The 5 most surprising legendary tales of Serranía de Ronda

 Tags: getaway inland

Serranía de Ronda is known for its legends—a myriad of stories about different bandits and mythical characters—that draw tourists from all over Spain to Ronda to see where these legends are rumored to have happened. Here are five of the most surprising legends from this special part of Spain, all of which are in destinations you can explore on your own:

 

Princess Algatoisa (Algatocín)

Legend has it that King Abomelic of Ronda once built a residence for his daughter, Princess Algatoisa de Algatocín, in Genal Valley—where the Church of Nuestra Señora del Rosario stands today. In a sad twist to the tale, those familiar with the story say that the “residence” was really more of a prison where the poor princess was held captive.

Algatocín Serranía de Ronda

 

The Crimson River (Benarrabá)

Genal River runs through the town of Benarrabá, and it’s a popular place for locals and visitors alike to play. There’s a myth about how it got its unique, crimson colour! According to legend, a family of dyers came up with a crimson dye during the ancient Al-Andalus times that actually had magical powers. Storytellers have different views about the source of the magic: some attribute it to the quality of the river’s water, others to a mealybug called 'qarmaz’ and others to the patriarch of the family of dyers. (He was an alchemist who experimented with minerals, plants and animals from the banks of the Genal River.)

 

Pinsapo de la Escalereta (Parauta)

Found within Sierra de las Nieves Natural Park, Pinsapo de la Escalereta (a natural monument) is specifically located in the municipality of Parauta, which makes it part of Serranía de Ronda, too. Like others, these trees are connected to a myth! As the legend goes, the “pinsapo” tree grew wherever a woman was buried to give everyone who passed through the area hope as they dealt with personal struggles.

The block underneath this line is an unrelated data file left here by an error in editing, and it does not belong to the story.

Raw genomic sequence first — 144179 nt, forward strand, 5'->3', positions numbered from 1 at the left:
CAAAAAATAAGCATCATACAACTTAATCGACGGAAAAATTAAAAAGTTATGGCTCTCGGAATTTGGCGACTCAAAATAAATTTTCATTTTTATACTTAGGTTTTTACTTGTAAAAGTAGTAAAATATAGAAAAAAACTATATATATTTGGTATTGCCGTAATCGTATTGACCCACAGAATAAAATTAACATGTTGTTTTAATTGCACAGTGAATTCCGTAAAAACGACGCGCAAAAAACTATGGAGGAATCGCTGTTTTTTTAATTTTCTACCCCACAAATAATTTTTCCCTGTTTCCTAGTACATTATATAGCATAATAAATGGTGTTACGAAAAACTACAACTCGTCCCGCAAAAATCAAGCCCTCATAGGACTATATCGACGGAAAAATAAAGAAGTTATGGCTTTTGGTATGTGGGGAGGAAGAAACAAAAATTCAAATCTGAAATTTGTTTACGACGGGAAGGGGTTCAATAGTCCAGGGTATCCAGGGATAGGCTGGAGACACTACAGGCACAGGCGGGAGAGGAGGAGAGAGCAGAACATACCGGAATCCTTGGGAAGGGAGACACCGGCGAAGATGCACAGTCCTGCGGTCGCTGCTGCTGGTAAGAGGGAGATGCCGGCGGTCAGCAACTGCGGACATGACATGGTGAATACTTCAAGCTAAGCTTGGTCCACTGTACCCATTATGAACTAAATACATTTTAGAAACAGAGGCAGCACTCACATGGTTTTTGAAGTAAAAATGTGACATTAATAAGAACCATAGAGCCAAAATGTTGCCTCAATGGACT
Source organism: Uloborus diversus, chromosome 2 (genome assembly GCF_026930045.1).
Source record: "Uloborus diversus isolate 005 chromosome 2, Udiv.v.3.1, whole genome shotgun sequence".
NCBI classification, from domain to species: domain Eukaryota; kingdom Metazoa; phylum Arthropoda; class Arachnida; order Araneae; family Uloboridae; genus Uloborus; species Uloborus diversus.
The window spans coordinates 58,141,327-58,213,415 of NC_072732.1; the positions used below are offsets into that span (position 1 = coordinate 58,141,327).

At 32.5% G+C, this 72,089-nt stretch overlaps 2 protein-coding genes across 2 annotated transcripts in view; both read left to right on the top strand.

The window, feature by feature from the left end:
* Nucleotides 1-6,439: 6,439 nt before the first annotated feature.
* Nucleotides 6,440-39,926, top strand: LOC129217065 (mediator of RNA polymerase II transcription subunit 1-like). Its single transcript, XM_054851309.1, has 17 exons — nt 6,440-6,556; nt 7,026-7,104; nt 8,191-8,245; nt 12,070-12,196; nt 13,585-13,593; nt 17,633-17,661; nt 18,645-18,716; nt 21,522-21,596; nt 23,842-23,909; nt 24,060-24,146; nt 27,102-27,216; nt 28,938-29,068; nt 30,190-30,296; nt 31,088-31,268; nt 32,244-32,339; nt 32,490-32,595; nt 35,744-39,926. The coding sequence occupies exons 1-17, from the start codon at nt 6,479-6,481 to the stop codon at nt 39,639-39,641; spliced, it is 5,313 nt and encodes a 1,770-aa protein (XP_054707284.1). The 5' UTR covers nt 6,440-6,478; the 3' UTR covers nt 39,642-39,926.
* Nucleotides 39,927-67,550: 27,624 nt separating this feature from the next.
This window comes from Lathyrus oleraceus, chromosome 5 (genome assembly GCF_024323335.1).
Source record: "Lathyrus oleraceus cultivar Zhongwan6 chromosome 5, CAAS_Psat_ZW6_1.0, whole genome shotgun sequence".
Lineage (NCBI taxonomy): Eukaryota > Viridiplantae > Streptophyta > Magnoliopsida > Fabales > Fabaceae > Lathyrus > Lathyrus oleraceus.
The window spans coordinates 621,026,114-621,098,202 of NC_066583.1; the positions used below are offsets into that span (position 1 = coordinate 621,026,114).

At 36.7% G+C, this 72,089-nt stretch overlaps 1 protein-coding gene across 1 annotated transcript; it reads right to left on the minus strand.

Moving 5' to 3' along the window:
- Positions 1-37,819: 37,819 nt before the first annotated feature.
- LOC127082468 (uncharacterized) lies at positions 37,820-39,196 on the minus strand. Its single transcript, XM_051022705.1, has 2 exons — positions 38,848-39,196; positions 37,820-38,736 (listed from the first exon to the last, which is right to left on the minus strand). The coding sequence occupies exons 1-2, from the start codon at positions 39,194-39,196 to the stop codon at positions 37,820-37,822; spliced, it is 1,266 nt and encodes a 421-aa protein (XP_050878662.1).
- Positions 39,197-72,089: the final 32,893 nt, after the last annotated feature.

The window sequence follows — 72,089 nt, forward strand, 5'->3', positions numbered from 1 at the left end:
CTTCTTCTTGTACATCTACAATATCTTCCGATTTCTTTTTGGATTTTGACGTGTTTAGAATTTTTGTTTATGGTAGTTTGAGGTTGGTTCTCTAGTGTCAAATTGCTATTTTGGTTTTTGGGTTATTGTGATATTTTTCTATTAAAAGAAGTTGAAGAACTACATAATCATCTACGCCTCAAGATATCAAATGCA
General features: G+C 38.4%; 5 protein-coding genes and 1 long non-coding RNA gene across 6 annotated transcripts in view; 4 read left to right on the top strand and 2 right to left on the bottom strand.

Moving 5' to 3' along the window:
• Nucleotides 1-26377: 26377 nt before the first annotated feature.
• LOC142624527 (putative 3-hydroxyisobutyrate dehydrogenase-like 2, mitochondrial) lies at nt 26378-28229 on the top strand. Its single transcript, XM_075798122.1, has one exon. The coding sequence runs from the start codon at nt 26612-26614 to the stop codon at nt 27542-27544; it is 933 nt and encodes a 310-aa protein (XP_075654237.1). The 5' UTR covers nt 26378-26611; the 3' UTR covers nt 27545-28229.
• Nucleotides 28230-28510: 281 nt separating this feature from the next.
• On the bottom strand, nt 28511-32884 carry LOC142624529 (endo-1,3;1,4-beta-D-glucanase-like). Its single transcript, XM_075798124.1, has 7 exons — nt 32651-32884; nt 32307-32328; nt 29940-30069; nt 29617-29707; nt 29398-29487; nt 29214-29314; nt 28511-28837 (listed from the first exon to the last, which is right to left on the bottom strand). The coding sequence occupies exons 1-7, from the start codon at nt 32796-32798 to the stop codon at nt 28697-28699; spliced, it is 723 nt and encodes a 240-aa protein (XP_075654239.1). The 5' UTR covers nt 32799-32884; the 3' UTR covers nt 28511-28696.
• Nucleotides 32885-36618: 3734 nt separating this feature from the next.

Pinsapo de la Escalareta, Serranía de Ronda

 

The Wild Rose (Benadalid)

There is a legend in Benadalid about a Christian and a Muslim who fell in love when they weren’t allowed to. As the story goes, they fled their homes together in search of a deadly wild rose. When they found it, they both decided to prick themselves with the rose to end their suffering, creating a tragic love story much like Romeo and Juliet.

 

The Virgen de la Escarihuela (Montejaque)

The Virgen de la Escarihuela, a patron saint with healing powers, is the subject of the most popular legend in Montejaque, in Guadiaro Valley. After an epidemic struck Ronda, locals from Ronda asked the residents of Montejaque if they could bring the Virgin home with them and parade it around the town to reap the benefits of her mystical powers. The further they got from Montejaque, the heavier the Virgin was to carry, and they eventually had to bring her back to Montejaque because they couldn’t carry her any longer. Despite their failed mission, their efforts were not in vain. The very next day, the epidemic started to lose strength in Ronda and the locals were no longer dying. 

Montejaque, Serranía de Ronda

 

Tourism in Serranía de Ronda introduces travellers to an endless number of beautiful, natural settings that look like they were pulled straight from fairytales—many of which have a series of myths, legends, and strange traditions that go right along with them. Don’t miss it! In addition to these interesting stories, you’ll find a slew of charming hotels and tasty restaurants in Serranía to round out your stay. 

rural tourism Serranía de Ronda

 

 

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